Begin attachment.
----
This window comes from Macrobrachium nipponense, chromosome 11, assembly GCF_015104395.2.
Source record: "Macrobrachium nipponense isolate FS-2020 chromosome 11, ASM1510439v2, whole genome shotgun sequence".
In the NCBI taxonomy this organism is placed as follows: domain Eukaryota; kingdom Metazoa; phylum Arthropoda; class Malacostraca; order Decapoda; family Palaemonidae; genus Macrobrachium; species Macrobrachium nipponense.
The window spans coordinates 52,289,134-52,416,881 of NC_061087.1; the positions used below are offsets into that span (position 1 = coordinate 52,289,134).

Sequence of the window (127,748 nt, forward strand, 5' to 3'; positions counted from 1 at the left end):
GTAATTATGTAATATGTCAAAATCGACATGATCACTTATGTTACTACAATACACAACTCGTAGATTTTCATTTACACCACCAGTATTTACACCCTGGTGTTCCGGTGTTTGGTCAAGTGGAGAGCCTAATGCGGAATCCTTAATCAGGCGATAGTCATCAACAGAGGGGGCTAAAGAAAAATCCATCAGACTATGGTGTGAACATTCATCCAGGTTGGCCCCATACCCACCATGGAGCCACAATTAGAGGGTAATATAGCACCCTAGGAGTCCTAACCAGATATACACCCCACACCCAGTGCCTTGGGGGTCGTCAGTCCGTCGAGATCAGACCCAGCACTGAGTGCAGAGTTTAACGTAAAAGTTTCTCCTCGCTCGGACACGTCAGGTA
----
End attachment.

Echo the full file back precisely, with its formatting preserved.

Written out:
This window comes from Macrobrachium nipponense, chromosome 11, assembly GCF_015104395.2.
Source record: "Macrobrachium nipponense isolate FS-2020 chromosome 11, ASM1510439v2, whole genome shotgun sequence".
In the NCBI taxonomy this organism is placed as follows: domain Eukaryota; kingdom Metazoa; phylum Arthropoda; class Malacostraca; order Decapoda; family Palaemonidae; genus Macrobrachium; species Macrobrachium nipponense.
The window spans coordinates 52,289,134-52,416,881 of NC_061087.1; the positions used below are offsets into that span (position 1 = coordinate 52,289,134).

Sequence of the window (127,748 nt, forward strand, 5' to 3'; positions counted from 1 at the left end):
GTAATTATGTAATATGTCAAAATCGACATGATCACTTATGTTACTACAATACACAACTCGTAGATTTTCATTTACACCACCAGTATTTACACCCTGGTGTTCCGGTGTTTGGTCAAGTGGAGAGCCTAATGCGGAATCCTTAATCAGGCGATAGTCATCAACAGAGGGGGCTAAAGAAAAATCCATCAGACTATGGTGTGAACATTCATCCAGGTTGGCCCCATACCCACCATGGAGCCACAATTAGAGGGTAATATAGCACCCTAGGAGTCCTAACCAGATATACACCCCACACCCAGTGCCTTGGGGGTCGTCAGTCCGTCGAGATCAGACCCAGCACTGAGTGCAGAGTTTAACGTAAAAGTTTCTCCTCGCTCGGACACGTCAGGTA